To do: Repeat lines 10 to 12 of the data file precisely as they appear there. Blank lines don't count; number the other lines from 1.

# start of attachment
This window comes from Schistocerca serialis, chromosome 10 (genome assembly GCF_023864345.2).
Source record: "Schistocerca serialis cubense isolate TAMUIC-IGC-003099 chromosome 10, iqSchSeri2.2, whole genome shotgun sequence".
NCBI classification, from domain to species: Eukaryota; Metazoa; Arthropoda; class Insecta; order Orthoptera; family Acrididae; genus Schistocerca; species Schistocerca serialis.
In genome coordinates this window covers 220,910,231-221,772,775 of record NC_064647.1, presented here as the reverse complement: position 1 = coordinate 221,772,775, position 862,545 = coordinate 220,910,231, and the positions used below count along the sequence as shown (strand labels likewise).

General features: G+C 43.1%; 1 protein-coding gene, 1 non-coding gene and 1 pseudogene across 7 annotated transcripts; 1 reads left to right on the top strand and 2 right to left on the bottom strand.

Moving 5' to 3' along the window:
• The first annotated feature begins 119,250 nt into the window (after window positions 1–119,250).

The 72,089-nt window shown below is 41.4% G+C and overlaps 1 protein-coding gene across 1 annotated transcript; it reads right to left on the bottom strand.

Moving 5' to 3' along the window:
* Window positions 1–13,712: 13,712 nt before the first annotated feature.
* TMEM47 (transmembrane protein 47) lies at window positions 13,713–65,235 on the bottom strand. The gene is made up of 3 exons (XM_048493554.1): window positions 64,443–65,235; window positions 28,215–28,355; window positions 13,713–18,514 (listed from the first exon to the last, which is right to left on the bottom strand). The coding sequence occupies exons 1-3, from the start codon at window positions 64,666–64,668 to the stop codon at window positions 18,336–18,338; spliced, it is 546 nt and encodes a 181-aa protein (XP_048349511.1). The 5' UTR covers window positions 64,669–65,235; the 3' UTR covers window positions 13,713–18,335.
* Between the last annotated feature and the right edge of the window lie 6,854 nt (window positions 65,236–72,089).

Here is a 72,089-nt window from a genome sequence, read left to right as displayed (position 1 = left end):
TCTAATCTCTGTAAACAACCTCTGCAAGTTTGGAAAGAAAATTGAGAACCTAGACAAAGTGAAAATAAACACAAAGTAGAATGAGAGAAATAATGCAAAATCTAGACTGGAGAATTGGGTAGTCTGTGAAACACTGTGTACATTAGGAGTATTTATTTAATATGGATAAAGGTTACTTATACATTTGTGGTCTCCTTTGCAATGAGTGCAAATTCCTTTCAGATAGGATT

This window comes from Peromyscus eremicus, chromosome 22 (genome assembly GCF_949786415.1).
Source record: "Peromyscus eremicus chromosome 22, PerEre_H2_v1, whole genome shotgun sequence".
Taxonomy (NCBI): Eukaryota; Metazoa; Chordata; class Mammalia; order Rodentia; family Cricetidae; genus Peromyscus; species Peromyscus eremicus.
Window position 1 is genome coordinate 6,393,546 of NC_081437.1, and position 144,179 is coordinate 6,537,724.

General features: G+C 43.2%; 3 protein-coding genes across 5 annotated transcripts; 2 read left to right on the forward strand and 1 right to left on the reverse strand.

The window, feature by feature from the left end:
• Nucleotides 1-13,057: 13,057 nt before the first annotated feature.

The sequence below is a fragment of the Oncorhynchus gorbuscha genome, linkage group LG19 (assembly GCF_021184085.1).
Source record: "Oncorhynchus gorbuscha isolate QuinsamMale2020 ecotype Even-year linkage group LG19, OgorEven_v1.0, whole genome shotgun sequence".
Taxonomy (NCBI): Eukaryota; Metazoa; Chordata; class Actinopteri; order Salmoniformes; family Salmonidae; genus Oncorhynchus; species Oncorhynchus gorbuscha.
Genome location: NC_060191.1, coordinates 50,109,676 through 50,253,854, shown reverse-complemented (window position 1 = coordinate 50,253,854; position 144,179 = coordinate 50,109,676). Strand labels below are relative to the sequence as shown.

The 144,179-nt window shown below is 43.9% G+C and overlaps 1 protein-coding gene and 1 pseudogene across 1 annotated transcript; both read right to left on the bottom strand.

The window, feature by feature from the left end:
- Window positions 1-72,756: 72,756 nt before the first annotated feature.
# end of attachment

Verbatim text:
* Window positions 1–13,712: 13,712 nt before the first annotated feature.
* TMEM47 (transmembrane protein 47) lies at window positions 13,713–65,235 on the bottom strand. The gene is made up of 3 exons (XM_048493554.1): window positions 64,443–65,235; window positions 28,215–28,355; window positions 13,713–18,514 (listed from the first exon to the last, which is right to left on the bottom strand). The coding sequence occupies exons 1-3, from the start codon at window positions 64,666–64,668 to the stop codon at window positions 18,336–18,338; spliced, it is 546 nt and encodes a 181-aa protein (XP_048349511.1). The 5' UTR covers window positions 64,669–65,235; the 3' UTR covers window positions 13,713–18,335.
* Between the last annotated feature and the right edge of the window lie 6,854 nt (window positions 65,236–72,089).